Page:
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Bigger DCEP Test Continues Even as China Explores CBDC for Cross-Border Payments

China’s test of its digital currency electronic payment (DCEP) project continues in one of its major cities, and a much larger one than in Beijing earlier this month.

The southwestern Chinese city of Chengdu announced on Tuesday that it will be distributing CNY40.2 million (about $6.2 million) in the form of 204,255 digital yuan red envelopes worth between $27 to $37 each in a lottery style to locals who register through the “Tianfu Citizen Cloud” or JD e-commerce apps by Wednesday and Thursday Feb. 25. 

The Chengdu trial is tied to the Lunar New Year and will work with local retailers and the JD.com e-commerce app for winners to redeem their vouchers from March 3 to 19. 

The latest domestic pilot comes along as China joined another cross-border effort to explore the Multiple Central Bank Digital Currency (m-CBDC) Bridge Project which now ties Hong Kong, Thailand, United Arab Emirates (UAE) and, in a way, Saudi Arabia, together on a a CBDC payments initiative. 

Following a joint statement by relevant authorities on the m-CBDC Bridge which seeks to further “explore the capabilities of distributed ledger technology (DLT)”, develop “a proof-of-concept (PoC) prototype” and “facilitate real-time cross-border foreign exchange payment-versus-payment transactions in a multi-jurisdictional context and on a 24/7 basis”, there have been suggestions that the move has been what China set out to do in the first place with its DCEP. 

China had earlier entered a joint venture with SWIFT in a move some insiders say is aimed at globalising its DCEP initiative. China supposedly leads the global race for CBDCs which are expected to make monetary policy more targeted and minimize systemic risk domestically. These centralized legal tender insured by the issuing central bank aim to solve three key problems associated with cross-border payments: lack of transparency, inefficiency and the US’s weaponization of the SWIFT system.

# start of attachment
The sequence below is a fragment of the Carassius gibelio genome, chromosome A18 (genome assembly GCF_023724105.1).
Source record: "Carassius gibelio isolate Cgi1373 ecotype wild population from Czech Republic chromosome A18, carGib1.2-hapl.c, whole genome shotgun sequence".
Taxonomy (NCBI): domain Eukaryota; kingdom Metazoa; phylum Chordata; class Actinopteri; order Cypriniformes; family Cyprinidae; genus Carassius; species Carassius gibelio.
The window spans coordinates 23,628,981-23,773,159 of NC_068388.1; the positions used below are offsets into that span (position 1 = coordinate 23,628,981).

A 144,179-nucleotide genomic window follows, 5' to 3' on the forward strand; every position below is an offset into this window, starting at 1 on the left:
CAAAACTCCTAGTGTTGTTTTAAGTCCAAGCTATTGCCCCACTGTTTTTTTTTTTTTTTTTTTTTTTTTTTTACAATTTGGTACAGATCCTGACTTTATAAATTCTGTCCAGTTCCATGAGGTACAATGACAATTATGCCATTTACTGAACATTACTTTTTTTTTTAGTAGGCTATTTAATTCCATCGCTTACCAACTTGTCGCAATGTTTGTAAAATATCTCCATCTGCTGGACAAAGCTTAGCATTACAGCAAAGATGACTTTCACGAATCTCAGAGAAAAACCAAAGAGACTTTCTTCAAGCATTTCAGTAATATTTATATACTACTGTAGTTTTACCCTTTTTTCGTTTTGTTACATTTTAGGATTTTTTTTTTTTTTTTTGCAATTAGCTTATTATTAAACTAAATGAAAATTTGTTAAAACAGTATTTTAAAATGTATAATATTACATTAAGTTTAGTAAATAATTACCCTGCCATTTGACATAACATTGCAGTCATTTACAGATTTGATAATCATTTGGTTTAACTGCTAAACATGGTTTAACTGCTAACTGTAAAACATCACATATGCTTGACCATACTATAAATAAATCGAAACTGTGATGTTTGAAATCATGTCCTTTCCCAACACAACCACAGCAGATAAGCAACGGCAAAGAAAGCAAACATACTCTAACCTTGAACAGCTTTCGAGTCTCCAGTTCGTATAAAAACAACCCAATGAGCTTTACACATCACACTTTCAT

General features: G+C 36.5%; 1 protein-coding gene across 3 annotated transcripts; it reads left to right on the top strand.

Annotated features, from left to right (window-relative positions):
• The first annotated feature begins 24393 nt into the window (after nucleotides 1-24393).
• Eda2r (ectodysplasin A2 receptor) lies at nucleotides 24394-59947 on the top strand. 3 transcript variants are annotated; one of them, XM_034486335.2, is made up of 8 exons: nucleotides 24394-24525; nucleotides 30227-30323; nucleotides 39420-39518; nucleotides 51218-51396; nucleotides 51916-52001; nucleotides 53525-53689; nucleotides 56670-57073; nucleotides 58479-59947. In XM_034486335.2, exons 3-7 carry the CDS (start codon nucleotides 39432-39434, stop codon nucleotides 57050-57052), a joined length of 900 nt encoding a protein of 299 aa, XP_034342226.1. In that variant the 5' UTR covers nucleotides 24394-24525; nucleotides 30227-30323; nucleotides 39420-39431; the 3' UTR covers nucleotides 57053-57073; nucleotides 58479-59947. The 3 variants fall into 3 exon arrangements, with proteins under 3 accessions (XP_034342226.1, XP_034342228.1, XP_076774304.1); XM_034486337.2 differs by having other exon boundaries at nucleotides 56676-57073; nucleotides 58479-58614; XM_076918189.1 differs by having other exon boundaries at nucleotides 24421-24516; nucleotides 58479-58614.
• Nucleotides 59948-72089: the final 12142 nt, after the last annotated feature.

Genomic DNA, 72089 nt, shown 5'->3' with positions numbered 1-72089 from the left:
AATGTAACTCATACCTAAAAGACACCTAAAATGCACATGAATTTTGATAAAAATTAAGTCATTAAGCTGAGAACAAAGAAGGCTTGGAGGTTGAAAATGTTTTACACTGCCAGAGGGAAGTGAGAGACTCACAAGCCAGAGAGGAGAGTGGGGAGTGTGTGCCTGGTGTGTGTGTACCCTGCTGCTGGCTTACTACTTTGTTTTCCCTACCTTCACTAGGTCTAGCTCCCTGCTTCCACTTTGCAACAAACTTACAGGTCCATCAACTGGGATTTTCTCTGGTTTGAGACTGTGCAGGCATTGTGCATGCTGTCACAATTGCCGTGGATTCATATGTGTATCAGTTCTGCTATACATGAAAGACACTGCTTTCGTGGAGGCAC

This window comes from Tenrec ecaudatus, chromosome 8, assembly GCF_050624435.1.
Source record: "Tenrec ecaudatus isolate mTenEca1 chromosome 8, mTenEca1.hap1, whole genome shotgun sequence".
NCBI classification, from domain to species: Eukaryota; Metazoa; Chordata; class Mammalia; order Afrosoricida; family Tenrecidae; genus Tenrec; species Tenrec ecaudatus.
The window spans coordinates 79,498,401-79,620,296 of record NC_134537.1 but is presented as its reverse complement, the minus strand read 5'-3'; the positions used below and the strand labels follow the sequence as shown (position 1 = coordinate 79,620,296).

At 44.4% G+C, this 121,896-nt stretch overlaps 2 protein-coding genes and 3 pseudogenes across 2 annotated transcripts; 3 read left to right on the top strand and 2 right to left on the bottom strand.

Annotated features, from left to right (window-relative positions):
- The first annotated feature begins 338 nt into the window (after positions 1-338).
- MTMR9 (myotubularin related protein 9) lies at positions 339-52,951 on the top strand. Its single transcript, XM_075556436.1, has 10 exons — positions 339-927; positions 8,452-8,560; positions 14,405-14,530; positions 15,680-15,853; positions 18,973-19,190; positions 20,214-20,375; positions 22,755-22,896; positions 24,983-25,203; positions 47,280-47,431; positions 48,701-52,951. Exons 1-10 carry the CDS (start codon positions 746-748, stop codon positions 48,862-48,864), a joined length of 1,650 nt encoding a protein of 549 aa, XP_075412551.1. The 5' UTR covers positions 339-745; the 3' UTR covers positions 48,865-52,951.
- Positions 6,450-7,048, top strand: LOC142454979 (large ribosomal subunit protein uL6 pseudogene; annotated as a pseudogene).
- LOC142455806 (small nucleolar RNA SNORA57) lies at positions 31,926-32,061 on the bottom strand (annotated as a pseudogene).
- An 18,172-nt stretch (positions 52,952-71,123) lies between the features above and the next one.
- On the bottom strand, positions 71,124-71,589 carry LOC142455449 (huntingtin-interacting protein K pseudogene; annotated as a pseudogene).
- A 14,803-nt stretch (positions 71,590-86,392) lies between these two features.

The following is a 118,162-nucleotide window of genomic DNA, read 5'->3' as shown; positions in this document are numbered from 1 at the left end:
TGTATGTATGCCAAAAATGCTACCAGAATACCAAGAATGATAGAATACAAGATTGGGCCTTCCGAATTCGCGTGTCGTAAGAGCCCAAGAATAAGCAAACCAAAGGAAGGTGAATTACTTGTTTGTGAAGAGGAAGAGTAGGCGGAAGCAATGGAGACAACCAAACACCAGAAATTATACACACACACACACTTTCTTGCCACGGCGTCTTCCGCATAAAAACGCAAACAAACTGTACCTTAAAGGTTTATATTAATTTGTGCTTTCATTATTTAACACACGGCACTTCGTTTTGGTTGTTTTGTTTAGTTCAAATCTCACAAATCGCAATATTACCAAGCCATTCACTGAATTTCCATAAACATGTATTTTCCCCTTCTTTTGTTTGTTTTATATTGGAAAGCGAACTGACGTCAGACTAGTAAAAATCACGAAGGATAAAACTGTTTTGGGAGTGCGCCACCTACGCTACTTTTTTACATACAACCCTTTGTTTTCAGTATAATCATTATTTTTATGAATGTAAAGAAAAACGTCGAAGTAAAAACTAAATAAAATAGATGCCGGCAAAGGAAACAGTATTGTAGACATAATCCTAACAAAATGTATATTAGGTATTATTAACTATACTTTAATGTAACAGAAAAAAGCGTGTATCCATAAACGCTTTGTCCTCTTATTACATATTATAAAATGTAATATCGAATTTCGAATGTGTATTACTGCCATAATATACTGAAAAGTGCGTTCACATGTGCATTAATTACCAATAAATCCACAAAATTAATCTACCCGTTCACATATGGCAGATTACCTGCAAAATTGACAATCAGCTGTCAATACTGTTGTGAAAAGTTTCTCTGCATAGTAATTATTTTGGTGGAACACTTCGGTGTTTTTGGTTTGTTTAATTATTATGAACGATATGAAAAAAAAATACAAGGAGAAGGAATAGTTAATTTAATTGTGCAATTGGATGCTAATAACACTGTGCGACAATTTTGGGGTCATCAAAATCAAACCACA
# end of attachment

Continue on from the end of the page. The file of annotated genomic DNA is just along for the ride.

They can also enhance international payments and facilitate a new age of global trade as the start of a new era for payments emerges all over the world and one out of every five central banks is likely to issue a CBDC in the next three years according to the BIS.

Despite being initiated by the Hong Kong Monetary Agency and the Bank of Thailand in 2019, the news of China joining the m-CBDC project which is supported by the Bank for International Settlements Innovation Hub Centre in Hong Kong is seen as a step in the Asian giant’s challenge of the US dollar hegemony. 

“The evidence is the PBOC is still focused on domestic payments. But this sort of internationalization of the renminbi is the long-term strategic goal,” Linghao Bao, analyst at Trivium China, told CNBC on the m-CBDC development.

Meanwhile, the US may be gearing up to a digital dollar at last. A US House rep, Patrick McHenry, told Bloomberg that the US Federal Reserve would have “an aggressive strategy” around the nature and privacy concerns of a digital dollar this year as he discusses the necessity of the digital currency for domestic and foreign use with Bloomberg.

“I think we have to have a digital dollar in order to be a counterweight to China. We have to have an open market, western-style investment in digital currency in order to counter what is a China approach, a Communist approach to control and to snoop and to sneak to have an enhanced role China globally. So I think we need that as a counterweight.”

 

 

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